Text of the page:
Physical fitness is closely related to cardiovascular health. We examined the effects of estradiol, angiotensin-converting enzyme inhibitor, exercise training, and their combination on exercise capacity as well as skeletal muscle fiber type and capillarity in old female rats. Twelve-month-old female Wistar-Kyoto rats were allocated to six groups: control (C), treatment with 17 beta-estradiol (0.025 mg/kg/dose, i.p. twice a week) (Est), perindopril (2 mg/kg/day) (Per), exercise training on a treadmill (15 m/min, 10 grade incline, 60 min/day, 5 days/week) (Exe), and combinations of a drug and exercise training (Exe+Est and Exe+Per). Following 6-month interventions, the rats were submitted to a stepwise exercise test on a treadmill. Moreover, fiber type and capillarity in both the soleus and gastrocnemius muscles were examined. Exercise capacity, capillary density, and the percentage of type I fiber significantly increased in Exe, Exe+Est, and Exe+Per compared to C. There were no significant differences in exercise capacity, capillary density, and percentage of type I fiber among C, Est, and Per. The combination of exercise training and perindopril further increased capillary density in both the soleus and gastrocnemius muscles, and the percentage of type I fiber in the gastrocnemius muscle compared to exercise training alone. We found that in old female rats, chronic treatment with estradiol or perindopril affected neither untrained exercise capacity nor exercise capacity acquired as a result of exercise training. However, we found that perindopril promotes adaptive changes of skeletal muscle in response to exercise such as increases in capillary density and the percentage of type I fiber.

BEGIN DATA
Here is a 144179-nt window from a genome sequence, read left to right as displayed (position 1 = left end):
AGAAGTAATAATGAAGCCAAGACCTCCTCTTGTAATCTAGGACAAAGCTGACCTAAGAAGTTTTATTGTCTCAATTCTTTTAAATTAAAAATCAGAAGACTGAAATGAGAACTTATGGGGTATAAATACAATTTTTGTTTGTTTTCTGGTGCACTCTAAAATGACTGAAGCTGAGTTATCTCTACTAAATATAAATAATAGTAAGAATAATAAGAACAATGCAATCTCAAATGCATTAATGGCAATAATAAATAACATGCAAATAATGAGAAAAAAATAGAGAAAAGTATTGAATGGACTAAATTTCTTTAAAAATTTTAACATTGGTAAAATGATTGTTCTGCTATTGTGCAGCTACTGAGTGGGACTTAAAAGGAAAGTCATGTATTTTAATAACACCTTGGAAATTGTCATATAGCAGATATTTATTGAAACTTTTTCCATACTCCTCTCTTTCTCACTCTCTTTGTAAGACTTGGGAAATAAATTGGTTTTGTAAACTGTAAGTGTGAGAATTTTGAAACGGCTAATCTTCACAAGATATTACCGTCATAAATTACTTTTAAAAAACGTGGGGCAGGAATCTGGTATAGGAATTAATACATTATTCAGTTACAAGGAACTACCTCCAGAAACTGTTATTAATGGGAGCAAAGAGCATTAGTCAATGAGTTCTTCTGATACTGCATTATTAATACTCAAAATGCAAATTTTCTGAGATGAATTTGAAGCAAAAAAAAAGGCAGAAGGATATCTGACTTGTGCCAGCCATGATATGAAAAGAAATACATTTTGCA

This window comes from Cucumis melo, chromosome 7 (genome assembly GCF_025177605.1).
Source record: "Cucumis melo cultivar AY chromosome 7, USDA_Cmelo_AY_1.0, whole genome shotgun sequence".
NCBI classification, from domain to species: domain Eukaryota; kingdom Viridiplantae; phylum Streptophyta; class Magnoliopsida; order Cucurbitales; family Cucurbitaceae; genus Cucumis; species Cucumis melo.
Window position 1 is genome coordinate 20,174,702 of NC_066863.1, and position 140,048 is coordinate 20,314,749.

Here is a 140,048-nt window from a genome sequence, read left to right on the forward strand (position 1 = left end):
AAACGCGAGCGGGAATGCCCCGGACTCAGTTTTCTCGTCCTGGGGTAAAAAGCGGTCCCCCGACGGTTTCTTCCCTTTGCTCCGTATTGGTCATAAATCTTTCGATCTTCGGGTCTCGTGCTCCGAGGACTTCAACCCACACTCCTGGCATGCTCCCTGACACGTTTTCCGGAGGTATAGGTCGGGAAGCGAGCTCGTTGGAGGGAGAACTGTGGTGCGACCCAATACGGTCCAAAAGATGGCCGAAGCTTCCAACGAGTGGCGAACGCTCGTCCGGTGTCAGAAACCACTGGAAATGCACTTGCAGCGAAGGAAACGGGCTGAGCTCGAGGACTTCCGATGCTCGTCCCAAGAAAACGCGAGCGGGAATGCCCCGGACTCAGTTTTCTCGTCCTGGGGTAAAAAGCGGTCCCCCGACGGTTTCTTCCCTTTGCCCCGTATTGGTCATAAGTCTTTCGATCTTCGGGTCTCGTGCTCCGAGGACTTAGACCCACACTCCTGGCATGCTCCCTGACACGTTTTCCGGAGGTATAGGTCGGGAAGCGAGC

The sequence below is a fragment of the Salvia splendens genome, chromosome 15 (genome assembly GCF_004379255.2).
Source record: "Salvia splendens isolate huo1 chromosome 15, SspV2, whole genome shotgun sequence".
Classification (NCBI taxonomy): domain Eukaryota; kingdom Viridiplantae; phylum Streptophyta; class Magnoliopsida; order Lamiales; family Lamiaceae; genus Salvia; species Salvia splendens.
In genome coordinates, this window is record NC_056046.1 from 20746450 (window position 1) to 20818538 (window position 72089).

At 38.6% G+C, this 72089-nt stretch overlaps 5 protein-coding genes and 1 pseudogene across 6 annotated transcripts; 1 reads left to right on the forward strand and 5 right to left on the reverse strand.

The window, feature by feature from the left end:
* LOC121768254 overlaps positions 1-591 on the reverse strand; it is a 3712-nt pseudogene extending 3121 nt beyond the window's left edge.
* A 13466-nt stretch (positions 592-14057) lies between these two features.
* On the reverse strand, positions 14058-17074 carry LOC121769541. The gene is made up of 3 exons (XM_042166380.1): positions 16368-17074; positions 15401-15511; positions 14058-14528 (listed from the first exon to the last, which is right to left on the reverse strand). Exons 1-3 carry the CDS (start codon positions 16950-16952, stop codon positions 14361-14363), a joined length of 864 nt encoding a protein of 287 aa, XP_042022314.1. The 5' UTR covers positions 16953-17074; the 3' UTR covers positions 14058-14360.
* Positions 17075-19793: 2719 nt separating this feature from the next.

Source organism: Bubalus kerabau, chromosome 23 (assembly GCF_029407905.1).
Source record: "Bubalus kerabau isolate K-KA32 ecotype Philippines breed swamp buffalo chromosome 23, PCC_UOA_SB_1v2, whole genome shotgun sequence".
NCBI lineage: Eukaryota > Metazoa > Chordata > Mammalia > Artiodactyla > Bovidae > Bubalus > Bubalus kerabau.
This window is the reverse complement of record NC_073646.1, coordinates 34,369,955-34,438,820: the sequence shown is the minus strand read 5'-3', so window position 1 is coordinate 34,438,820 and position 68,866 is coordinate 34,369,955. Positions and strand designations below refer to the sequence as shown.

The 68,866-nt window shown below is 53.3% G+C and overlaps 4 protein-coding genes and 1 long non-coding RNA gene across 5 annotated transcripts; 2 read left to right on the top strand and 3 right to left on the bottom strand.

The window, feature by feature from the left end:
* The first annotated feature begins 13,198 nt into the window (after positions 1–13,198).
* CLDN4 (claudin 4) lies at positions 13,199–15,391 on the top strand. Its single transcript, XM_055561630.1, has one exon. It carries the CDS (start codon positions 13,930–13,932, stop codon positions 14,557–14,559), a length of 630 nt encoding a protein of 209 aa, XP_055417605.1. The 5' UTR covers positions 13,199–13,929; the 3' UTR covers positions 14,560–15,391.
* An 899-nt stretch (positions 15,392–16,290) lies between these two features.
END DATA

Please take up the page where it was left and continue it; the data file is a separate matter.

ASJC Scopus subject areas
- Internal Medicine